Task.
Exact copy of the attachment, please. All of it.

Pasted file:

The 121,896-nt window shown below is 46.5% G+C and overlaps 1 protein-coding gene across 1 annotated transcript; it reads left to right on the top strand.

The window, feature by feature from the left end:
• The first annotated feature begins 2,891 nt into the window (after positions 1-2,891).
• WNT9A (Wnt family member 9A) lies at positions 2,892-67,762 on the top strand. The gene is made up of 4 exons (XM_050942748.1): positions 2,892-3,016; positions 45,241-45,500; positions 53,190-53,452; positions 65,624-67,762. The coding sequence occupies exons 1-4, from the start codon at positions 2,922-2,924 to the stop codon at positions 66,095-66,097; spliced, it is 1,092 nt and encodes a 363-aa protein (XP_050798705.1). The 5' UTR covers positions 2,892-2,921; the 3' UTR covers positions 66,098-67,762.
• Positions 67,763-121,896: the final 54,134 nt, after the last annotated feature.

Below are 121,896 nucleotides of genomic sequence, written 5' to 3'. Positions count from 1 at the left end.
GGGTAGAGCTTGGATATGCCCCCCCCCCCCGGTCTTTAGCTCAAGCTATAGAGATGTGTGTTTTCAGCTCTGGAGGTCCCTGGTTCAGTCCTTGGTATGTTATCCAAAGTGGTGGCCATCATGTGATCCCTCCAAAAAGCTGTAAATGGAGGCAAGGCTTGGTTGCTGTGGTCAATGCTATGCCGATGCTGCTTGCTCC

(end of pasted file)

The 121,896-nt window shown below is 46.5% G+C and overlaps 1 protein-coding gene across 1 annotated transcript; it reads left to right on the top strand.

The window, feature by feature from the left end:
• The first annotated feature begins 2,891 nt into the window (after positions 1-2,891).
• WNT9A (Wnt family member 9A) lies at positions 2,892-67,762 on the top strand. The gene is made up of 4 exons (XM_050942748.1): positions 2,892-3,016; positions 45,241-45,500; positions 53,190-53,452; positions 65,624-67,762. The coding sequence occupies exons 1-4, from the start codon at positions 2,922-2,924 to the stop codon at positions 66,095-66,097; spliced, it is 1,092 nt and encodes a 363-aa protein (XP_050798705.1). The 5' UTR covers positions 2,892-2,921; the 3' UTR covers positions 66,098-67,762.
• Positions 67,763-121,896: the final 54,134 nt, after the last annotated feature.

Below are 121,896 nucleotides of genomic sequence, written 5' to 3'. Positions count from 1 at the left end.
GGGTAGAGCTTGGATATGCCCCCCCCCCCCGGTCTTTAGCTCAAGCTATAGAGATGTGTGTTTTCAGCTCTGGAGGTCCCTGGTTCAGTCCTTGGTATGTTATCCAAAGTGGTGGCCATCATGTGATCCCTCCAAAAAGCTGTAAATGGAGGCAAGGCTTGGTTGCTGTGGTCAATGCTATGCCGATGCTGCTTGCTCC